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Bankers on Boards: Monitoring, Conflicts of Interest, and Lender Liability

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  • Randall S. Kroszner
  • Philip E. Strahan

Abstract

This paper investigates what factors determine whether a commercial banker is on the board of a non-financial firm. We consider the tradeoff between the benefits of direct bank monitoring to the firm and the costs of active bank involvement in firm management. Given the different payoff structures to debt and equity, lenders and shareholders may have conflicting interests in running the firm. In addition, the U.S. legal doctrines of 'equitable subordination' and 'lender liability' could generate high costs for banks which have a representative on the board of a client firm that experiences financial distress. Consistent with high potential costs of active bank involvement, we find that bankers tend to be represented on the boards of large stable firms with high proportions of tangible ('collateralizable') assets and low reliance on short-term financing. The protection of shareholder versus creditor rights under the U.S. bankruptcy doctrines may reduce the role that banks play in corporate governance and the management of financial distress, in contrast to Germany and Japan. We conclude with implications for the current bank regulatory reform debate, such as whether to permit banks to own equity in non-financial firms that, in turn, could allow them to mitigate the conflict.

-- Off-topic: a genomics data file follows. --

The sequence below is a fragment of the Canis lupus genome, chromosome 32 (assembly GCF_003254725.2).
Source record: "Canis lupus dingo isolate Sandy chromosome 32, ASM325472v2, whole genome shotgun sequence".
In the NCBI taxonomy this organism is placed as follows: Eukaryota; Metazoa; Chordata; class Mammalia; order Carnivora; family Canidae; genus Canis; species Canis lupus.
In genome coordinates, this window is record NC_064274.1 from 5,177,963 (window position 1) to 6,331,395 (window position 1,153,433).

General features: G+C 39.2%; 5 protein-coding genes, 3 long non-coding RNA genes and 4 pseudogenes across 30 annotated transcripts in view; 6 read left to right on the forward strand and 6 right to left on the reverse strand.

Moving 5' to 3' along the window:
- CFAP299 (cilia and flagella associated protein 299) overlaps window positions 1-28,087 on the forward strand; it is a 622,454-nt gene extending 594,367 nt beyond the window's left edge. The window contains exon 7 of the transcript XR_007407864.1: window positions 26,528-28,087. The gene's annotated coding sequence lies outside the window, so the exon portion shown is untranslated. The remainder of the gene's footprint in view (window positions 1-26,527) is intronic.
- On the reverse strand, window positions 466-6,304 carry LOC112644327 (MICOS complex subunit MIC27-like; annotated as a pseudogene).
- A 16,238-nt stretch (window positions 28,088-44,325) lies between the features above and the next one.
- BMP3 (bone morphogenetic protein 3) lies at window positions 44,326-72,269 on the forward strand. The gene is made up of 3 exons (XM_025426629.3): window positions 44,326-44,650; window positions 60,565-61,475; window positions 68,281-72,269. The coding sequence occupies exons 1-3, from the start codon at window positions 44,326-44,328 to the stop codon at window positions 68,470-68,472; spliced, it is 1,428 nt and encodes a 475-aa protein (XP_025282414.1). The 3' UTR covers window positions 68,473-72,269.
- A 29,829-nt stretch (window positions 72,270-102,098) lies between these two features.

Suggested Citation

  • Randall S. Kroszner & Philip E. Strahan, 1999. "Bankers on Boards: Monitoring, Conflicts of Interest, and Lender Liability," NBER Working Papers 7319, National Bureau of Economic Research, Inc.
  • Handle: RePEc:nbr:nberwo:7319
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    References listed on IDEAS

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    Cited by:

    1. Winfried Ruigrok & Simon I. Peck & Hansueli Keller, 2006. "Board Characteristics and Involvement in Strategic Decision Making: Evidence from Swiss Companies," Journal of Management Studies, Wiley Blackwell, vol. 43(5), pages 1201-1226, July.
    2. David Levinson & Reinaldo Garcia & Kathy Carlson, 2001. "A Framework for Assessing Public Private Partnerships," Working Papers 200712, University of Minnesota: Nexus Research Group.

    More about this item

    JEL classification:

    • G21 - Financial Economics - - Financial Institutions and Services - - - Banks; Other Depository Institutions; Micro Finance Institutions; Mortgages
    • G28 - Financial Economics - - Financial Institutions and Services - - - Government Policy and Regulation

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